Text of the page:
A CONTROVERSIAL campaign costing £300,000 which would have marketed Edinburgh to the world under the slogan “Incredinburgh” is to be scrapped.
Marketing Edinburgh’s new tagline for the city, designed by the award- winning Leith Agency, will now be replaced with “Winterinedinburgh” which will only be used for this year’s winter festival period.
A second slogan “Goaheadinburgh” will also be used in the campaign to bring shoppers and tourists into the city centre this Christmas.
The change has been demanded by Edinburgh City Council leader Andrew Burns and his deputy Steve Cardownie after their initial fears over the “Incredinburgh” strapline were allegedly ignored by the Marketing Edinburgh chief executive Lucy Bird.
Cllr Cardownie said: “Andrew and I were given a presentation by Lucy Bird and a representative from The Leith Agency a few months ago. We both made it clear that we were unhappy with the slogan. We didn’t think it fitted with the image we wanted to project, that it was a case a shoehorning the word Edinburgh into a slogan and didn’t work. We were given a further presentation but it was just another rehashed explanation of the ‘Incredinburgh’ slogan. She made it perfectly clear to us that this would be the core of the campaign. They hadn’t taken on board anything we’d said.”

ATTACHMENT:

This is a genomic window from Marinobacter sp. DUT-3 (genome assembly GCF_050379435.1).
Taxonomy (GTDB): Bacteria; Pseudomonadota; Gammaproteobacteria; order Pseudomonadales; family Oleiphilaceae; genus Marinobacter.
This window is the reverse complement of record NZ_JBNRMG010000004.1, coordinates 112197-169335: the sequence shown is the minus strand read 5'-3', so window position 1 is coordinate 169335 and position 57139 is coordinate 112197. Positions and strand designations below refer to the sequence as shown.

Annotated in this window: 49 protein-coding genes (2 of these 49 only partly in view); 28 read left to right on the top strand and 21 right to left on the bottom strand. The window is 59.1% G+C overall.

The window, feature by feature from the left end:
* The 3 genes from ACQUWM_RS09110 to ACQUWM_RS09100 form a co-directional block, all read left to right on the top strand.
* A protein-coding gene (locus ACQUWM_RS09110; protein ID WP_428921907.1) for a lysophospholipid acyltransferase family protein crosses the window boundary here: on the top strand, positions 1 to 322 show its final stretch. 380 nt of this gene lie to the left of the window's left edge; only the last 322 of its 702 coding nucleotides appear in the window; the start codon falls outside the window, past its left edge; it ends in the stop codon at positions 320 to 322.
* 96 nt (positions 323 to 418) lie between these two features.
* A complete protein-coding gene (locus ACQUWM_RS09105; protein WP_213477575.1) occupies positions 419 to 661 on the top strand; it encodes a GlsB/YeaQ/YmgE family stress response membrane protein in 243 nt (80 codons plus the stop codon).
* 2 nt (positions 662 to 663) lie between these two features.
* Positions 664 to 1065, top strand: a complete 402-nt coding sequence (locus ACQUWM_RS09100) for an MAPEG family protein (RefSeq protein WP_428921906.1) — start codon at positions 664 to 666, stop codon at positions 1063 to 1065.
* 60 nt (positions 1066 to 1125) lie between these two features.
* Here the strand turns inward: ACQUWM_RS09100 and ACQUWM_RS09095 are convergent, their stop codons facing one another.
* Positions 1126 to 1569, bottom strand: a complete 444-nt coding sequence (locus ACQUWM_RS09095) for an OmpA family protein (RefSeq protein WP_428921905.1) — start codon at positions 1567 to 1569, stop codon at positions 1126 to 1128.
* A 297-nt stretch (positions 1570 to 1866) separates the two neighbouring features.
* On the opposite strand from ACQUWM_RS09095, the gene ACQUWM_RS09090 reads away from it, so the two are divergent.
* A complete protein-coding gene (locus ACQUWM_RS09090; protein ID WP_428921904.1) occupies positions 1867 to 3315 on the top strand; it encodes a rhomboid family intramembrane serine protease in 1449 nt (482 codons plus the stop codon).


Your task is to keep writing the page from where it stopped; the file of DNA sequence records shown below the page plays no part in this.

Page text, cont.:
Marketing Edinburgh was established last year and is funded by the city council to the tune of £3 million. According to sources close to the marketing body, bosses had shown the “Incredinburgh” campaign – believed to be costing £300,000 – to 18 key stakeholders in the city, and had received unanimous backing for the idea.
Cllr Cardownie added: “I don’t know what processes it went through but, quite frankly, there’s no-one I have spoken to about it who likes it.”
Marketing Edinburgh refused to confirm any changes, but chief executive Lucy Bird, said: “Various iterations of the campaign have been considered.”
A statement from The Leith Agency said “final details were still being confirmed” and that the planned launch was still scheduled for October 23.